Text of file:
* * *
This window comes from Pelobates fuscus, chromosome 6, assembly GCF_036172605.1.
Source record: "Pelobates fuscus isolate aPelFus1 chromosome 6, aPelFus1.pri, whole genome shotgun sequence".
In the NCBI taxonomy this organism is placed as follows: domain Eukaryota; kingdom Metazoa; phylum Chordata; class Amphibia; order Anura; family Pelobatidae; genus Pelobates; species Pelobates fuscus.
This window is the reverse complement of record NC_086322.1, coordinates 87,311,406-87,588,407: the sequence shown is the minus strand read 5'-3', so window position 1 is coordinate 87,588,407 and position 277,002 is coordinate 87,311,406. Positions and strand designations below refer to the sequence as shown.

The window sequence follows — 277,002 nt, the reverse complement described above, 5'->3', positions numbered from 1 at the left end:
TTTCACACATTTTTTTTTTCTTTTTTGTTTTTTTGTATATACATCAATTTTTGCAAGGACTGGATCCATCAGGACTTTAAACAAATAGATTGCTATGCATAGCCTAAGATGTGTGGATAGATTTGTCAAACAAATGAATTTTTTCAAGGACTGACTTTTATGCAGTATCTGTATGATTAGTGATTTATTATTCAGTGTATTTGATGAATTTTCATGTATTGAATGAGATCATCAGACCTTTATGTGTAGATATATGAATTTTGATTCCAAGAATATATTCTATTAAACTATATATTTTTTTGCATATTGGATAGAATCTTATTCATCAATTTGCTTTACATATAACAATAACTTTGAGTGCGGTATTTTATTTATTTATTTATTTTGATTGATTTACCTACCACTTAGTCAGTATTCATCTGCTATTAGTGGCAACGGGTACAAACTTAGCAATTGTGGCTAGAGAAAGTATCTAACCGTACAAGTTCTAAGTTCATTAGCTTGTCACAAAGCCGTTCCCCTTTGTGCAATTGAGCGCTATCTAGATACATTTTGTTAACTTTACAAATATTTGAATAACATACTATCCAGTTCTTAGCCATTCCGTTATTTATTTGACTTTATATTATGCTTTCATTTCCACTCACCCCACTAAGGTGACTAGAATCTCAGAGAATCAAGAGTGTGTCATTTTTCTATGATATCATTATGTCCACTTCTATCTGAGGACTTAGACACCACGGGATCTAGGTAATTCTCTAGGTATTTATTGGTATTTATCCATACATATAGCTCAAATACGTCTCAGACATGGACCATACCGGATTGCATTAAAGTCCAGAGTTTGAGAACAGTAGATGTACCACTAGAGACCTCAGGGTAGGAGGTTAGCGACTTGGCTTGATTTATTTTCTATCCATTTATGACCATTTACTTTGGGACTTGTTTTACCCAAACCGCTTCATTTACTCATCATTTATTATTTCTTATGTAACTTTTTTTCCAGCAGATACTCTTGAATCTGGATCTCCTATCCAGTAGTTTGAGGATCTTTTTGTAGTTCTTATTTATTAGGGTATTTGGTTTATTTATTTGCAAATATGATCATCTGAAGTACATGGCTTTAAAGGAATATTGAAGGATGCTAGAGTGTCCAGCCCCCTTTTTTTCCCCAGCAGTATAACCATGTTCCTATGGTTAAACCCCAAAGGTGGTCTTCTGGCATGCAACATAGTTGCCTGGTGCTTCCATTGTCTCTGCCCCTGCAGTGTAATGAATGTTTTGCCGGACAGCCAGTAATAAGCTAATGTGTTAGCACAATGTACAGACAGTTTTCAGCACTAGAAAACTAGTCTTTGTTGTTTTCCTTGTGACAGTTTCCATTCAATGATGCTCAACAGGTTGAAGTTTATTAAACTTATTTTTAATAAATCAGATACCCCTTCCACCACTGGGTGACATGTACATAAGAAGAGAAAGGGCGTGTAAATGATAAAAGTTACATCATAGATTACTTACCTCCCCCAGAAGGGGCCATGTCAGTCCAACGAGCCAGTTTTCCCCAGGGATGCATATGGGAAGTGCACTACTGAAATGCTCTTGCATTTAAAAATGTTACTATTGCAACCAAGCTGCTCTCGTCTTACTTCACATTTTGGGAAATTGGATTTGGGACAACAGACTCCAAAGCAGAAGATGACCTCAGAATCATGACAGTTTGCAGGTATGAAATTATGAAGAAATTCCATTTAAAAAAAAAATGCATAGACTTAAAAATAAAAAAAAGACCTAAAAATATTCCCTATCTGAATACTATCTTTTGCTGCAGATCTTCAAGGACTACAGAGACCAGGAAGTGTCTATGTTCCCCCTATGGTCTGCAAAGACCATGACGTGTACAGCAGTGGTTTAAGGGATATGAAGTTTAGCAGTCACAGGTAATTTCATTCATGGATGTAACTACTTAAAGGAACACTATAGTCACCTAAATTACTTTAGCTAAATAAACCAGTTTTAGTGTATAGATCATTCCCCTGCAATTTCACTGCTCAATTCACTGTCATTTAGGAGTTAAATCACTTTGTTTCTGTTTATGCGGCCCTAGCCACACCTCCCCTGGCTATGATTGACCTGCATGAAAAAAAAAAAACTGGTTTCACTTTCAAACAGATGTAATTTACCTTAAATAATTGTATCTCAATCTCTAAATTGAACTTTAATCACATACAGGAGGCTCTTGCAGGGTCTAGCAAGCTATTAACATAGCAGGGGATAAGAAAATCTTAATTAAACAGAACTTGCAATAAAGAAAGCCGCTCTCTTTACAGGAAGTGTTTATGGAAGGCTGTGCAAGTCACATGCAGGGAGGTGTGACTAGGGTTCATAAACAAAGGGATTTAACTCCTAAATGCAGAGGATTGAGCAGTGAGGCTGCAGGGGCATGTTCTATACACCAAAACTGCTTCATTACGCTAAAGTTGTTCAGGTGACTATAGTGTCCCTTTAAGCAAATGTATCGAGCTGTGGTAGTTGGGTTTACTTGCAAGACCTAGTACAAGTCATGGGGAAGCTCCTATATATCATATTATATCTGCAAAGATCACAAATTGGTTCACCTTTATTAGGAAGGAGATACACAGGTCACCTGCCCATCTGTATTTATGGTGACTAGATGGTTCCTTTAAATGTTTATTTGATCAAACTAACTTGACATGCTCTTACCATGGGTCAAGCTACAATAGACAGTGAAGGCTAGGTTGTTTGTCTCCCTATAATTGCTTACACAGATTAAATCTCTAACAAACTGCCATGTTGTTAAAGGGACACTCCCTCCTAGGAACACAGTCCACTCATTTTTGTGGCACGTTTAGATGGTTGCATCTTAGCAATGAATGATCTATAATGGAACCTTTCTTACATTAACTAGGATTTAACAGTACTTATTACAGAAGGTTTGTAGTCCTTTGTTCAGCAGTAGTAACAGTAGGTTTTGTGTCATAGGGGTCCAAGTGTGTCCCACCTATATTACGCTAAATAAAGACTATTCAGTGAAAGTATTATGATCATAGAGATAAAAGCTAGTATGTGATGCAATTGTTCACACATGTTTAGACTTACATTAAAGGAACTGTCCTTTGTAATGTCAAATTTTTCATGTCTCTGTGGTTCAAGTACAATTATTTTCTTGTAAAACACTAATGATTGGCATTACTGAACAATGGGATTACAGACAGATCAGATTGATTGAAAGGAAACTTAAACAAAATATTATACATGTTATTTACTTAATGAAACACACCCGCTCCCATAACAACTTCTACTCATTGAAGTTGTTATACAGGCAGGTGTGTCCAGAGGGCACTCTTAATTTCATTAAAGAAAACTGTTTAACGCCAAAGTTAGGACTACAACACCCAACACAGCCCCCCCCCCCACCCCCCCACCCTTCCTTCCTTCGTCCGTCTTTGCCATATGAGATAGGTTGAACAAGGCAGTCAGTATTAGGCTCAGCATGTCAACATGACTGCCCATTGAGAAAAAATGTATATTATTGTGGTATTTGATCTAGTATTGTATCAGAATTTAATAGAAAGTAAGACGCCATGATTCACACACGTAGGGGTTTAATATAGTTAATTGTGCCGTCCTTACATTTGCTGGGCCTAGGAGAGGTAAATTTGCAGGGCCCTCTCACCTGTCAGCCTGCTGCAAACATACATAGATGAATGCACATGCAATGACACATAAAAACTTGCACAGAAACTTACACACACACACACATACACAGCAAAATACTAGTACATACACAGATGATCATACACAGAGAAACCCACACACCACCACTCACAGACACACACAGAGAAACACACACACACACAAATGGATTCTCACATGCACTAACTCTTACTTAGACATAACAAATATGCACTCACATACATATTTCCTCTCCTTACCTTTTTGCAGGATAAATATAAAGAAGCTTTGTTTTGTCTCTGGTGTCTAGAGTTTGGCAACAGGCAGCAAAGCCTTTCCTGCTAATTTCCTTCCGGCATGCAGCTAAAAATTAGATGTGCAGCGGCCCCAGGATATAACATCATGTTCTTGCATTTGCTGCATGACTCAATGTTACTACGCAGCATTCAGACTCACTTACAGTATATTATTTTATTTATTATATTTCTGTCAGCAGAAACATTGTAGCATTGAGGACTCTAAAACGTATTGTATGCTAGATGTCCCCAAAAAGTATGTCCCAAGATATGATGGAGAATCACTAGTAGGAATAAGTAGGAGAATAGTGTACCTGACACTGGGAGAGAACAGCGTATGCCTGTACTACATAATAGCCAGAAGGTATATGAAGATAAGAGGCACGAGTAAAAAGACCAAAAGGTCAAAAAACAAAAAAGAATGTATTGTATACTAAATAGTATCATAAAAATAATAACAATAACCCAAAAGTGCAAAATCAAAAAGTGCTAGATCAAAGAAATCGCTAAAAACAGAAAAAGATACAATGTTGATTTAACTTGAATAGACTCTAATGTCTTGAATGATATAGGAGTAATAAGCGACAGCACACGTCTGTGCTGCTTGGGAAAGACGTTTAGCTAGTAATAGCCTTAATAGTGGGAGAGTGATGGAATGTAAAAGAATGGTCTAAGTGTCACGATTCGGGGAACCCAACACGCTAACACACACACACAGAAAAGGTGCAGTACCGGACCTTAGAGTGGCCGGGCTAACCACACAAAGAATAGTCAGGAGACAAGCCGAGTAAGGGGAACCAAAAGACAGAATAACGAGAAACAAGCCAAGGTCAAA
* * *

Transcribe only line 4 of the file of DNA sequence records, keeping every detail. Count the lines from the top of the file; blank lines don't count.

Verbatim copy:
This window is the reverse complement of record NC_086322.1, coordinates 87,311,406-87,588,407: the sequence shown is the minus strand read 5'-3', so window position 1 is coordinate 87,588,407 and position 277,002 is coordinate 87,311,406. Positions and strand designations below refer to the sequence as shown.